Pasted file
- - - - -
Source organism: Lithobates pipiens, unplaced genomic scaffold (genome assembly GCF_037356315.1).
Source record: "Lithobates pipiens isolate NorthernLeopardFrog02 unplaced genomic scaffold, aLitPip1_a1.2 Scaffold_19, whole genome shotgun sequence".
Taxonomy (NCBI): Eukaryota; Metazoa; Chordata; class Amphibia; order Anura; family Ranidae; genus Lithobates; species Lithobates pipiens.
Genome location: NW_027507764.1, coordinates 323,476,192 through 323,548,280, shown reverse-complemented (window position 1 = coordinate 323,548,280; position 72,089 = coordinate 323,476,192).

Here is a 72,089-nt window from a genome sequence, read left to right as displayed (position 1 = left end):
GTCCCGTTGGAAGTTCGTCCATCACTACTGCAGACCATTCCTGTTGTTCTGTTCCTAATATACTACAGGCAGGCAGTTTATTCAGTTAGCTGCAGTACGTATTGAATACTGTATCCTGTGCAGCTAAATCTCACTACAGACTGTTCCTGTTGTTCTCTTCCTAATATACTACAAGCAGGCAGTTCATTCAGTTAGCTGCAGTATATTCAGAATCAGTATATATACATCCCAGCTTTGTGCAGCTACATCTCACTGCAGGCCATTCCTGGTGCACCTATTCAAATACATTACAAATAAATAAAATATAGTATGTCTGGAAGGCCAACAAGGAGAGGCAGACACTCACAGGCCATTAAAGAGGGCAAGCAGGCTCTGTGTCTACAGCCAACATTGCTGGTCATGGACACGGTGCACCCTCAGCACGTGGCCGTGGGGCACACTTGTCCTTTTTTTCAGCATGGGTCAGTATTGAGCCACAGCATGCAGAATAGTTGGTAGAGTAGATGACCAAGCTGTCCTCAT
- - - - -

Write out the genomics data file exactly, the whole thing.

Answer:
Source organism: Lithobates pipiens, unplaced genomic scaffold (genome assembly GCF_037356315.1).
Source record: "Lithobates pipiens isolate NorthernLeopardFrog02 unplaced genomic scaffold, aLitPip1_a1.2 Scaffold_19, whole genome shotgun sequence".
Taxonomy (NCBI): Eukaryota; Metazoa; Chordata; class Amphibia; order Anura; family Ranidae; genus Lithobates; species Lithobates pipiens.
Genome location: NW_027507764.1, coordinates 323,476,192 through 323,548,280, shown reverse-complemented (window position 1 = coordinate 323,548,280; position 72,089 = coordinate 323,476,192).

Here is a 72,089-nt window from a genome sequence, read left to right as displayed (position 1 = left end):
GTCCCGTTGGAAGTTCGTCCATCACTACTGCAGACCATTCCTGTTGTTCTGTTCCTAATATACTACAGGCAGGCAGTTTATTCAGTTAGCTGCAGTACGTATTGAATACTGTATCCTGTGCAGCTAAATCTCACTACAGACTGTTCCTGTTGTTCTCTTCCTAATATACTACAAGCAGGCAGTTCATTCAGTTAGCTGCAGTATATTCAGAATCAGTATATATACATCCCAGCTTTGTGCAGCTACATCTCACTGCAGGCCATTCCTGGTGCACCTATTCAAATACATTACAAATAAATAAAATATAGTATGTCTGGAAGGCCAACAAGGAGAGGCAGACACTCACAGGCCATTAAAGAGGGCAAGCAGGCTCTGTGTCTACAGCCAACATTGCTGGTCATGGACACGGTGCACCCTCAGCACGTGGCCGTGGGGCACACTTGTCCTTTTTTTCAGCATGGGTCAGTATTGAGCCACAGCATGCAGAATAGTTGGTAGAGTAGATGACCAAGCTGTCCTCAT